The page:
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The 20 Most Common French Adjectives

Apr 20, 2023

Are you looking to improve your French vocabulary and communication skills? One of the best ways to achieve this is by learning the most common French adjectives. Adjectives are words that describe or modify nouns and pronouns, and they play a crucial role in French grammar. In this guide, we’ll cover the most commonly used French adjectives that you need to know to improve your language skills.

  1. Beau/belle (beautiful)

Beau is used to describe masculine nouns, while belle is used to describe feminine nouns. For example, you could say un beau garçon (a handsome boy) or une belle fille (a beautiful girl).

  1. Bon/bonne (good)

Bon is used to describe masculine nouns, while bonne is used to describe feminine nouns. For example, you could say un bon livre (a good book) or une bonne idée (a good idea).

  1. Grand/grande (big/tall)

Grand is used to describe masculine nouns, while grande is used to describe feminine nouns. For example, you could say un grand chien (a big dog) or une grande maison (a big house).

  1. Petit/petite (small)

Petit is used to describe masculine nouns, while petite is used to describe feminine nouns. For example, you could say un petit chat (a small cat) or une petite voiture (a small car).

  1. Jeune (young)

Jeune is a gender-neutral adjective that is used to describe people or things that are young. For example, you could say un jeune homme (a young man) or une jeune fille (a young girl).

  1. Vieux/vieille (old)

Vieux is used to describe masculine nouns, while vieille is used to describe feminine nouns. For example, you could say un vieux livre (an old book) or une vieille maison (an old house).

  1. Fort/forte (strong)

Fort is used to describe masculine nouns, while forte is used to describe feminine nouns. For example, you could say un homme fort (a strong man) or une femme forte (a strong woman).

  1. Faible (weak)

Faible is a gender-neutral adjective that is used to describe people or things that are weak. For example, you could say une faible lumière (a weak light) or un faible espoir (a weak hope).

  1. Mauvais/mauvaise (bad)

Mauvais is used to describe masculine nouns, while mauvaise is used to describe feminine nouns. For example, you could say un mauvais film (a bad movie) or une mauvaise note (a bad grade).

  1. Nouveau/nouvelle (new)

Nouveau is used to describe masculine nouns, while nouvelle is used to describe feminine nouns. For example, you could say un nouveau livre (a new book) or une nouvelle voiture (a new car).

  1. Ancien/ancienne (old)

Ancien is used to describe masculine nouns, while ancienne is used to describe feminine nouns. However, unlike the adjective vieux/vieille, ancien/ancienne is often used to describe something that is old but has historical or cultural significance. For example, you could say une ancienne église (an old church) or un ancien monument (an old monument).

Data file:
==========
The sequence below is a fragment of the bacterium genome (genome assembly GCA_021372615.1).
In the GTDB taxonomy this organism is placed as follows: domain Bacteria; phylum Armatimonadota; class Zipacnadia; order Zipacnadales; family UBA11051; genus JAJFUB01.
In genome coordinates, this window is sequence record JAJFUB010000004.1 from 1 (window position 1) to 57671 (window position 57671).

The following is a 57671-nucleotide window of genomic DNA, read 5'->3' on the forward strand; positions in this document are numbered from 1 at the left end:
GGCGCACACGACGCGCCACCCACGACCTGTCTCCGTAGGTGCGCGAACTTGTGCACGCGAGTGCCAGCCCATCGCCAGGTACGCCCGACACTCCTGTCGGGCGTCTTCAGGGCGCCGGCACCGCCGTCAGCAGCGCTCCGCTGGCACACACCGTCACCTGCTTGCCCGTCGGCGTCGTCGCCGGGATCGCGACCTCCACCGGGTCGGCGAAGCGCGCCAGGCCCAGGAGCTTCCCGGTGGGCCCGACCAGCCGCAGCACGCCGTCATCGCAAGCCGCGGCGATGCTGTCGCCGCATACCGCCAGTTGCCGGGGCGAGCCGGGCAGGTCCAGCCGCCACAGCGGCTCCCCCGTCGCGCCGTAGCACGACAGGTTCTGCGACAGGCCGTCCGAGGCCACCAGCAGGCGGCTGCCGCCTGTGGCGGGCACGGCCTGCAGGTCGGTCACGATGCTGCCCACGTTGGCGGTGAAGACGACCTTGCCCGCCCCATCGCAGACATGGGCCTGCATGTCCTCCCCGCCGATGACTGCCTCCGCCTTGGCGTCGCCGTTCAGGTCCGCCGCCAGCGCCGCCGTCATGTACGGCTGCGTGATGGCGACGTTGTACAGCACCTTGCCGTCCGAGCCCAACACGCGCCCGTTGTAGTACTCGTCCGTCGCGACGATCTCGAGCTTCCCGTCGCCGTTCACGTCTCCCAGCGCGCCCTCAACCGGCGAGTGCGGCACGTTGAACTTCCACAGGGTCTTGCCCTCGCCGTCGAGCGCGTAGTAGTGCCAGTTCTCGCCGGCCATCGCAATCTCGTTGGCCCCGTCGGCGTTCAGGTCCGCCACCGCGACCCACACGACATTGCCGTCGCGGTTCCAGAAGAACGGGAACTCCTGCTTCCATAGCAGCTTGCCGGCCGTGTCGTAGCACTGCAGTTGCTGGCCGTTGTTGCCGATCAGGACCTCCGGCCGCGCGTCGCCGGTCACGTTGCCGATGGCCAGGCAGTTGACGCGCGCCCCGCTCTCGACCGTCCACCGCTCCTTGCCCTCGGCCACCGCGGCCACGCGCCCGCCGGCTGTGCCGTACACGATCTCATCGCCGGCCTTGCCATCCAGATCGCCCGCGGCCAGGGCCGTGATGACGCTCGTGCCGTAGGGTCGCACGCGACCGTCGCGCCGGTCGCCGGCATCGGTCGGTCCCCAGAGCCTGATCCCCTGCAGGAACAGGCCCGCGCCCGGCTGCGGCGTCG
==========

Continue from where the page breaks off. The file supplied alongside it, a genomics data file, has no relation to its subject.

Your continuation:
1. Bon marché (cheap)

Bon marché is a gender-neutral adjective meaning cheap. For example, you could say un canapé bon marché (a cheap couch) or un T-shirt bon marché (a cheap shirt).

  1. Cher/chère (expensive)

Cher is used to describe masculine nouns, while chère is used to describe feminine nouns. For example, you could say un ordinateur cher (an expensive computer) or une robe chère (an expensive dress).

  1. Facile (easy)

Facile is a gender-neutral adjective that is used to describe things that are easy. For example, you could say une question facile (an easy question) or un travail facile (an easy job).

  1. Difficile (difficult)

Difficile is a gender-neutral adjective that is used to describe things that are difficult. For example, you could say un examen difficile (a difficult exam) or un problème difficile (a difficult problem).

  1. Rapide (fast)

Rapide is a gender-neutral adjective that is used to describe things that are fast. For example, you could say une voiture rapide (a fast car) or un service rapide (a fast service).

  1. Lent/lente (slow)

Lent is used to describe masculine nouns, while lente is used to describe feminine nouns. For example, you could say un train lent (a slow train) or une marche lente (a slow walk).

  1. Haut/haute (high/tall)

Haut is used to describe masculine nouns, while haute is used to describe feminine nouns. For example, you could say un mur haut (a high wall) or une tour haute (a tall tower).

  1. Bas/basse (low/short)

Bas is used to describe masculine nouns, while basse is used to describe feminine nouns. For example, you could say un plafond bas (a low ceiling) or une chaise basse (a short chair).

  1. Joli/jolie (pretty)

Joli is used to describe masculine nouns, while jolie is used to describe feminine nouns. For example, you could say un joli paysage (a pretty landscape) or une jolie robe (a pretty dress).

Conclusion

Learning the most common French adjectives is essential for improving your vocabulary and communication skills. By using these adjectives in your conversations, writing, and reading, you can better express yourself and understand others. Remember to practice regularly and to use these adjectives in context to fully grasp their meanings and uses. With time and dedication, you can master the French language and become a confident communicator.

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